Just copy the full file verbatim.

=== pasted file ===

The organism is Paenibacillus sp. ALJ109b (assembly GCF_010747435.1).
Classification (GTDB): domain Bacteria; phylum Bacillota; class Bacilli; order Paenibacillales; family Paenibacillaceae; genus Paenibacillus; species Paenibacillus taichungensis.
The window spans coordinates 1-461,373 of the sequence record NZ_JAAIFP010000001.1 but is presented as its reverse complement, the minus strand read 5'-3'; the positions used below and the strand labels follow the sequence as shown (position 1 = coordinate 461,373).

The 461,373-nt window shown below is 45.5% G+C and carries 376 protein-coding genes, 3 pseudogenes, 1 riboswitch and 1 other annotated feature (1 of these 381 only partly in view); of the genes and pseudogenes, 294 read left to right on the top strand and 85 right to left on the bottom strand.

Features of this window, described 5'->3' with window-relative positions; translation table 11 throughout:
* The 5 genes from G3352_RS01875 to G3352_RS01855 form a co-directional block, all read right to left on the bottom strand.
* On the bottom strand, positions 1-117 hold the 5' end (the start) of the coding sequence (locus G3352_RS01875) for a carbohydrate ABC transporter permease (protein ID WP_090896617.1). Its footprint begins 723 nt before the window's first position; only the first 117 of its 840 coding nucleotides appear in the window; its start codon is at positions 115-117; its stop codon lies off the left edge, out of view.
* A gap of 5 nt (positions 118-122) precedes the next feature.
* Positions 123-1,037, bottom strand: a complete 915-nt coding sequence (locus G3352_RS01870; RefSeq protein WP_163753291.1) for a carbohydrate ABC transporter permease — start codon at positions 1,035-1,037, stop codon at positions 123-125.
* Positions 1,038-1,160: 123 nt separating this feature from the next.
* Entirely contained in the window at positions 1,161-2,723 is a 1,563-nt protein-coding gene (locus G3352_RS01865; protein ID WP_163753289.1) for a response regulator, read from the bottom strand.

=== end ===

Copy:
The organism is Paenibacillus sp. ALJ109b (assembly GCF_010747435.1).
Classification (GTDB): domain Bacteria; phylum Bacillota; class Bacilli; order Paenibacillales; family Paenibacillaceae; genus Paenibacillus; species Paenibacillus taichungensis.
The window spans coordinates 1-461,373 of the sequence record NZ_JAAIFP010000001.1 but is presented as its reverse complement, the minus strand read 5'-3'; the positions used below and the strand labels follow the sequence as shown (position 1 = coordinate 461,373).

The 461,373-nt window shown below is 45.5% G+C and carries 376 protein-coding genes, 3 pseudogenes, 1 riboswitch and 1 other annotated feature (1 of these 381 only partly in view); of the genes and pseudogenes, 294 read left to right on the top strand and 85 right to left on the bottom strand.

Features of this window, described 5'->3' with window-relative positions; translation table 11 throughout:
* The 5 genes from G3352_RS01875 to G3352_RS01855 form a co-directional block, all read right to left on the bottom strand.
* On the bottom strand, positions 1-117 hold the 5' end (the start) of the coding sequence (locus G3352_RS01875) for a carbohydrate ABC transporter permease (protein ID WP_090896617.1). Its footprint begins 723 nt before the window's first position; only the first 117 of its 840 coding nucleotides appear in the window; its start codon is at positions 115-117; its stop codon lies off the left edge, out of view.
* A gap of 5 nt (positions 118-122) precedes the next feature.
* Positions 123-1,037, bottom strand: a complete 915-nt coding sequence (locus G3352_RS01870; RefSeq protein WP_163753291.1) for a carbohydrate ABC transporter permease — start codon at positions 1,035-1,037, stop codon at positions 123-125.
* Positions 1,038-1,160: 123 nt separating this feature from the next.
* Entirely contained in the window at positions 1,161-2,723 is a 1,563-nt protein-coding gene (locus G3352_RS01865; protein ID WP_163753289.1) for a response regulator, read from the bottom strand.